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that's a lot of time to kill. so, a guy like muddy would have people sitting in all the time. a lot of musicians hung out there. they would sit in or even, like, a housewife from down the street would get up and sing a song, or the bartender might get up and play guitar or something. it was real casual, but it was strictly adults. there was nobody my age in these clubs, and there was nobody white in these clubs. so, a young whippersnapper like me getting up on the stage to play was real unusual. >> brown: accepted by muddy waters, musselwhite started to get invitations to play and record with others, one of a handful of white musicians in such exalted blues company. ben harper heard these recordings as a child and says he admired the music and the man. >> charlie transcends race in a way that i've never witnessed. and i've been... being of a mixed race, i've had a
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heightened racial awareness. i've had to. and i've never seen anybody who just breaks down those barriers in the way charlie does. >> brown: and what explains that? >> if i could explain it, i'd market it because it is so special. he renders a room culturally neutral. he just makes everybody at ease with who they are. >> brown: of course, it's what musselwhite does with his harmonica that most attracted ben harper and so many others over the years who've asked the master to collaborate. i think people look at a harmonica and say it's a little instrument. >> it's a toy! >> brown: it's a toy, yeah, for some people. how do you think of it? >> i try not to think about it as an instrument. i just think about the feeling, the sound i hear inside and how to get that out. i'm not thinking about, well, it's got ten holes and these reeds go this way and all these
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limitations. i just try to take what i feel inside and push it through there and give it to you. >> okay, now i've got to jump in because, you know, i'm a music store brat. i mean, i grew up taking violins apart and putting them back together and re-hairing violin bows and such. i wish we had an open harmonica here because you take off that faceplate of a harmonica, there is a lot going on in there! i mean, they are so complex. ♪ >> brown: ben harper and charlie musselwhite say they've been talking about recording and playing together for more than a decade. one thing or another got in the way, until now. >> every once in a while, you time it right and you can grab that thing. you know, you got to reach out and push, push and this was like a moment to grasp, and we were able to grab a hold of it. >> playing with ben is just fun. it makes me feel good. and this is what the blues is supposed to do: make you feel good. it's your comforter when you're down and your buddy when you're up. it's "all purpose" music.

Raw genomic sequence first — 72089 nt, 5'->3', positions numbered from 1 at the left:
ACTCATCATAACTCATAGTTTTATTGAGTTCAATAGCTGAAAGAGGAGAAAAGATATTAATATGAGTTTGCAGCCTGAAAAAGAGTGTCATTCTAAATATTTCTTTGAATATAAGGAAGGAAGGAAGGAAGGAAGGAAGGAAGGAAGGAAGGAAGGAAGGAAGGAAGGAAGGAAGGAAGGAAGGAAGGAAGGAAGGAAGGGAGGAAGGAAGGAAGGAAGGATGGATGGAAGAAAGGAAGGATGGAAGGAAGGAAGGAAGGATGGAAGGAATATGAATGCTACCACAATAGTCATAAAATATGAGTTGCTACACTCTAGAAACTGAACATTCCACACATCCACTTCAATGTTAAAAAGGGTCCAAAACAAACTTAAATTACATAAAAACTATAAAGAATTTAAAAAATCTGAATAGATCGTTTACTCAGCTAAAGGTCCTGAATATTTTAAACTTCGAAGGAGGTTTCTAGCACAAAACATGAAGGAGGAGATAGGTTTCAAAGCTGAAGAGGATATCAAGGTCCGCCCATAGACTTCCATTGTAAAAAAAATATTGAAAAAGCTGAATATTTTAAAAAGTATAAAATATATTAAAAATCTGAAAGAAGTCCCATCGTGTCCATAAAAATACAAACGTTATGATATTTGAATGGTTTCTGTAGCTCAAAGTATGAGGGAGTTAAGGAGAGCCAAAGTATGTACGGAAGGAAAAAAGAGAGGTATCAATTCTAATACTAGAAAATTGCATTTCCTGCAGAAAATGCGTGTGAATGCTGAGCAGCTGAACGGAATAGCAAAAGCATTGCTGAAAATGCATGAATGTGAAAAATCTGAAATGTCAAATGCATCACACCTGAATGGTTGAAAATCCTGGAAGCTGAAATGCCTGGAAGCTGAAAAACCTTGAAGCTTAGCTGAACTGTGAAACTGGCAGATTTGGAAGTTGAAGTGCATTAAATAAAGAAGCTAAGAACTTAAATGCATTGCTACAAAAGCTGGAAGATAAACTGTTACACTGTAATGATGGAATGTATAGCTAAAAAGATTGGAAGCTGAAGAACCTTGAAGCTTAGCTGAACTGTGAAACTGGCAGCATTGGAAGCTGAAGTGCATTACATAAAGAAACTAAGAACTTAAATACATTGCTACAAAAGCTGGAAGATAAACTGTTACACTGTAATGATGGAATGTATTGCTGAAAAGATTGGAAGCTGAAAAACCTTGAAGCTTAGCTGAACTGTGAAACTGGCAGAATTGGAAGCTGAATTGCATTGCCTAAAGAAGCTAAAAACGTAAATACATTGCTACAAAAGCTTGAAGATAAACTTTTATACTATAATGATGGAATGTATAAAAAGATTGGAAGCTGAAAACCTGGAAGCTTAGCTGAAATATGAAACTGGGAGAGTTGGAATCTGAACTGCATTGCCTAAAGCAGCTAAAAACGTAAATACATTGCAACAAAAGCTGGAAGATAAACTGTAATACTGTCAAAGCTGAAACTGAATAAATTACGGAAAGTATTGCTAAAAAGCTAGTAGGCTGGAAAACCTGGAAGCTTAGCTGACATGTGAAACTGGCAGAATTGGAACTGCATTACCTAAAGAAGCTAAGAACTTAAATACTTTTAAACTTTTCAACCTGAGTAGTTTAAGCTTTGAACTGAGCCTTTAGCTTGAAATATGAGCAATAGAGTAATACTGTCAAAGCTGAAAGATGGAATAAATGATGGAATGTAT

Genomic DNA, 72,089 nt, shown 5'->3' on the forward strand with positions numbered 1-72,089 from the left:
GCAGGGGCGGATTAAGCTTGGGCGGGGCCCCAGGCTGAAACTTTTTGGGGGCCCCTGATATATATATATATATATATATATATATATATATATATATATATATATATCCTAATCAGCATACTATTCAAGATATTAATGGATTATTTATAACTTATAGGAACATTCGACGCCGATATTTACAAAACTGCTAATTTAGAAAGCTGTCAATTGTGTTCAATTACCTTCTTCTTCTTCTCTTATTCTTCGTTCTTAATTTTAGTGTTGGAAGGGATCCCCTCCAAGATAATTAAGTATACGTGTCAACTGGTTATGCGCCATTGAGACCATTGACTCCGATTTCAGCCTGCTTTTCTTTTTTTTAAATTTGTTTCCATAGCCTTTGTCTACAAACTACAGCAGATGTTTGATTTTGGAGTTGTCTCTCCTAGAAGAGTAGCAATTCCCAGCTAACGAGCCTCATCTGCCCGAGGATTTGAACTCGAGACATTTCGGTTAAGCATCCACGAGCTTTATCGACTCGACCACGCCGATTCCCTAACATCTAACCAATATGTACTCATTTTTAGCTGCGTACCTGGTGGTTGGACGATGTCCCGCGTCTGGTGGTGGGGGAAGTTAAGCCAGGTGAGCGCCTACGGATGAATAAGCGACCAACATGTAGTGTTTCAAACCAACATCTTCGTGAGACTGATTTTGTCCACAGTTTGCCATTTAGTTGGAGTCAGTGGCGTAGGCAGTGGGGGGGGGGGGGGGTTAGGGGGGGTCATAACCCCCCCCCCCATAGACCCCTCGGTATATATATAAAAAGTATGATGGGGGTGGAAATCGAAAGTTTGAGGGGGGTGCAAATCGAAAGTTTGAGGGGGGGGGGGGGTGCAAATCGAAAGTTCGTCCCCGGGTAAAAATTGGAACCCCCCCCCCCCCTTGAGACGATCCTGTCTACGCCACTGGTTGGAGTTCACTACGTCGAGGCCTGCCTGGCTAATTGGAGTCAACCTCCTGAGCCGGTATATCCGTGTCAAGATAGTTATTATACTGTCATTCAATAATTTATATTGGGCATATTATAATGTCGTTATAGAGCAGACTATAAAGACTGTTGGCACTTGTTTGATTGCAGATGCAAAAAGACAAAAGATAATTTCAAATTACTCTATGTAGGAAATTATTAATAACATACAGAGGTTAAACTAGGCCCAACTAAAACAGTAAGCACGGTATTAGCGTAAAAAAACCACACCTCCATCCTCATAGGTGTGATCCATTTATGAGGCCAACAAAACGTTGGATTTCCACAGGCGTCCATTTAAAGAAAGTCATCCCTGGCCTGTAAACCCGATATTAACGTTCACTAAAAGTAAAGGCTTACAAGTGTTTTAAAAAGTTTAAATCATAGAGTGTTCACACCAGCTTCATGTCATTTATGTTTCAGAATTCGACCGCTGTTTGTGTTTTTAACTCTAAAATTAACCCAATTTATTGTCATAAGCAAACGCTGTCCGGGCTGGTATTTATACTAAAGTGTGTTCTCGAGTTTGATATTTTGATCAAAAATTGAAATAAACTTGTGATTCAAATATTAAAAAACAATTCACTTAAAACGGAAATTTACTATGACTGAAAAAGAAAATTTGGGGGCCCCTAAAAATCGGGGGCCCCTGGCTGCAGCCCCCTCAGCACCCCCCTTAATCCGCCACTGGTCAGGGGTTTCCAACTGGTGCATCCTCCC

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>> all purpose music," that may be the next record title. that's good. "all purpose blues." ♪ >> brown: the musselwhite/harper tour continues this summer and into the fall. >> woodruff: again, the major developments of the day. muslim brotherhood supporters in egypt staged mass protests against a crackdown by the military-backed government. nearly 100 people died in new confrontations. and there was word the u.s. national security agency routinely exceeds its legal authority for surveillance. >> brown: and online, we follow up on our story on "artist entrepreneurs" with your stories. kwame holman has more. >> reporter: it's a tough job market for graduates of any major, but see how these virtuosos have put their art degrees to good use.
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and still looking for summer reading suggestions? peek into gwen ifill's beach bag find her recommendations on our homepage. all that and more is on our web site, judy? >> woodruff: and that's the newshour for tonight. but before we go, a reminder: the news doesn't stop on friday, and soon neither will the newshour. starting in september, join our own hari sreenivasan every saturday and sunday for a 30-minute look at the latest news from around the nation and the world. the all-new pbs newshour weekend premieres on saturday, september 7. for more information, visit i'm judy woodruff. >> brown: and i'm jeffrey brown. "washington week" can be seen later this evening on most pbs stations. we'll see you online and again here monday evening. have a nice weekend. thanks for joining us. good night. >> major funding for the pbs newshour has been provided by: ♪ ♪
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moving our economy for 160 years. bnsf, the engine that connects us. >> and with the ongoing support of these institutions and foundations. and... >> this program was made possible by the corporation for public broadcasting. and by contributions to your pbs station from viewers like you. thank you. captioning sponsored by macneil/lehrer productions captioned by media access group at wgbh
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>> rose: welcome to the program. we begin this evening with jeremy stoppelman, the founder of yelp. >> one way to look at it is it's just worth of mouth amplified. we set out to create a new yellow pages, a better way for finding local businesses. so just like week media it's open to all comers, anyone can come on to the site, write a review of their favorite local business and that local knowledge can be searched over so you can find just about any business that you want. you know, here in the states just about any city and increasingly throughout the world you can find the best local businesses by turning to yelp. >> rose: as "the paris review" celebrates its 60th birthday, we talk with